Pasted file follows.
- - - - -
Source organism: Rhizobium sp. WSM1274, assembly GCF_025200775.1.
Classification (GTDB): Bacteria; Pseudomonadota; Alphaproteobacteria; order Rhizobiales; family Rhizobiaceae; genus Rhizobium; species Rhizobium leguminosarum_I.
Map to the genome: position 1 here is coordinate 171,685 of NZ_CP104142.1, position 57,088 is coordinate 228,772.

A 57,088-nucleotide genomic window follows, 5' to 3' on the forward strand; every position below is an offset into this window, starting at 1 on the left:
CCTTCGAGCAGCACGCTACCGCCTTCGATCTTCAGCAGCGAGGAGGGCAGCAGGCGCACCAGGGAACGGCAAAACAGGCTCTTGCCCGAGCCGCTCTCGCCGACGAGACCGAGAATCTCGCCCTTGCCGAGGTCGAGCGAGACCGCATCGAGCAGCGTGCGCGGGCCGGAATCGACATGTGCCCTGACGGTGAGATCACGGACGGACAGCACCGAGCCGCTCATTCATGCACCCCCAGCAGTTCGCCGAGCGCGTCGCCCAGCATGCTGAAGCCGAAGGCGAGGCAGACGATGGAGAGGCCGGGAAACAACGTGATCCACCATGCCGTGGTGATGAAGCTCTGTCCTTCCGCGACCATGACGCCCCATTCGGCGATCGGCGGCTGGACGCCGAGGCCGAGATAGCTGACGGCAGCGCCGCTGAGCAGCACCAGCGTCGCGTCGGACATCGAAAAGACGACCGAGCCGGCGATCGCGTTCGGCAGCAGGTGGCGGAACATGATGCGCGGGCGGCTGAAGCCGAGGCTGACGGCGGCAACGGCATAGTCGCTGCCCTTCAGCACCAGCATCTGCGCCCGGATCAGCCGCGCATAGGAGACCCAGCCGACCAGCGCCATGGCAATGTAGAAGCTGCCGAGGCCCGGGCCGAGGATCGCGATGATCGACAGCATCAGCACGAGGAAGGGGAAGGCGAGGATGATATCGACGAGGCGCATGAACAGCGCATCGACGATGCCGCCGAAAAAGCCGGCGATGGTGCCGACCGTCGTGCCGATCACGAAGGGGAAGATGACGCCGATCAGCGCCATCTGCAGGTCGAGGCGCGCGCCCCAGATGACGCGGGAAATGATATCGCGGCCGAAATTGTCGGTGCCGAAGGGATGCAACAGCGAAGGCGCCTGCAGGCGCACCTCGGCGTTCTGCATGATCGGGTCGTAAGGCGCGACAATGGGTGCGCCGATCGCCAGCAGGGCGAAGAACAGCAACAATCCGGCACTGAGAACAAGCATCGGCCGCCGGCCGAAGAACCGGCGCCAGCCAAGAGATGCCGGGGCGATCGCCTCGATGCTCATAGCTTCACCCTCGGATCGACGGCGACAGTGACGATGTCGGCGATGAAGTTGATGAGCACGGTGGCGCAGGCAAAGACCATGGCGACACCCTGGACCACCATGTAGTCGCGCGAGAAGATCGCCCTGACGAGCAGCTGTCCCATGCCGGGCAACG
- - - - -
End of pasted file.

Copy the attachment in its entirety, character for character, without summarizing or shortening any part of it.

Source organism: Rhizobium sp. WSM1274, assembly GCF_025200775.1.
Classification (GTDB): Bacteria; Pseudomonadota; Alphaproteobacteria; order Rhizobiales; family Rhizobiaceae; genus Rhizobium; species Rhizobium leguminosarum_I.
Map to the genome: position 1 here is coordinate 171,685 of NZ_CP104142.1, position 57,088 is coordinate 228,772.

A 57,088-nucleotide genomic window follows, 5' to 3' on the forward strand; every position below is an offset into this window, starting at 1 on the left:
CCTTCGAGCAGCACGCTACCGCCTTCGATCTTCAGCAGCGAGGAGGGCAGCAGGCGCACCAGGGAACGGCAAAACAGGCTCTTGCCCGAGCCGCTCTCGCCGACGAGACCGAGAATCTCGCCCTTGCCGAGGTCGAGCGAGACCGCATCGAGCAGCGTGCGCGGGCCGGAATCGACATGTGCCCTGACGGTGAGATCACGGACGGACAGCACCGAGCCGCTCATTCATGCACCCCCAGCAGTTCGCCGAGCGCGTCGCCCAGCATGCTGAAGCCGAAGGCGAGGCAGACGATGGAGAGGCCGGGAAACAACGTGATCCACCATGCCGTGGTGATGAAGCTCTGTCCTTCCGCGACCATGACGCCCCATTCGGCGATCGGCGGCTGGACGCCGAGGCCGAGATAGCTGACGGCAGCGCCGCTGAGCAGCACCAGCGTCGCGTCGGACATCGAAAAGACGACCGAGCCGGCGATCGCGTTCGGCAGCAGGTGGCGGAACATGATGCGCGGGCGGCTGAAGCCGAGGCTGACGGCGGCAACGGCATAGTCGCTGCCCTTCAGCACCAGCATCTGCGCCCGGATCAGCCGCGCATAGGAGACCCAGCCGACCAGCGCCATGGCAATGTAGAAGCTGCCGAGGCCCGGGCCGAGGATCGCGATGATCGACAGCATCAGCACGAGGAAGGGGAAGGCGAGGATGATATCGACGAGGCGCATGAACAGCGCATCGACGATGCCGCCGAAAAAGCCGGCGATGGTGCCGACCGTCGTGCCGATCACGAAGGGGAAGATGACGCCGATCAGCGCCATCTGCAGGTCGAGGCGCGCGCCCCAGATGACGCGGGAAATGATATCGCGGCCGAAATTGTCGGTGCCGAAGGGATGCAACAGCGAAGGCGCCTGCAGGCGCACCTCGGCGTTCTGCATGATCGGGTCGTAAGGCGCGACAATGGGTGCGCCGATCGCCAGCAGGGCGAAGAACAGCAACAATCCGGCACTGAGAACAAGCATCGGCCGCCGGCCGAAGAACCGGCGCCAGCCAAGAGATGCCGGGGCGATCGCCTCGATGCTCATAGCTTCACCCTCGGATCGACGGCGACAGTGACGATGTCGGCGATGAAGTTGATGAGCACGGTGGCGCAGGCAAAGACCATGGCGACACCCTGGACCACCATGTAGTCGCGCGAGAAGATCGCCCTGACGAGCAGCTGTCCCATGCCGGGCAACG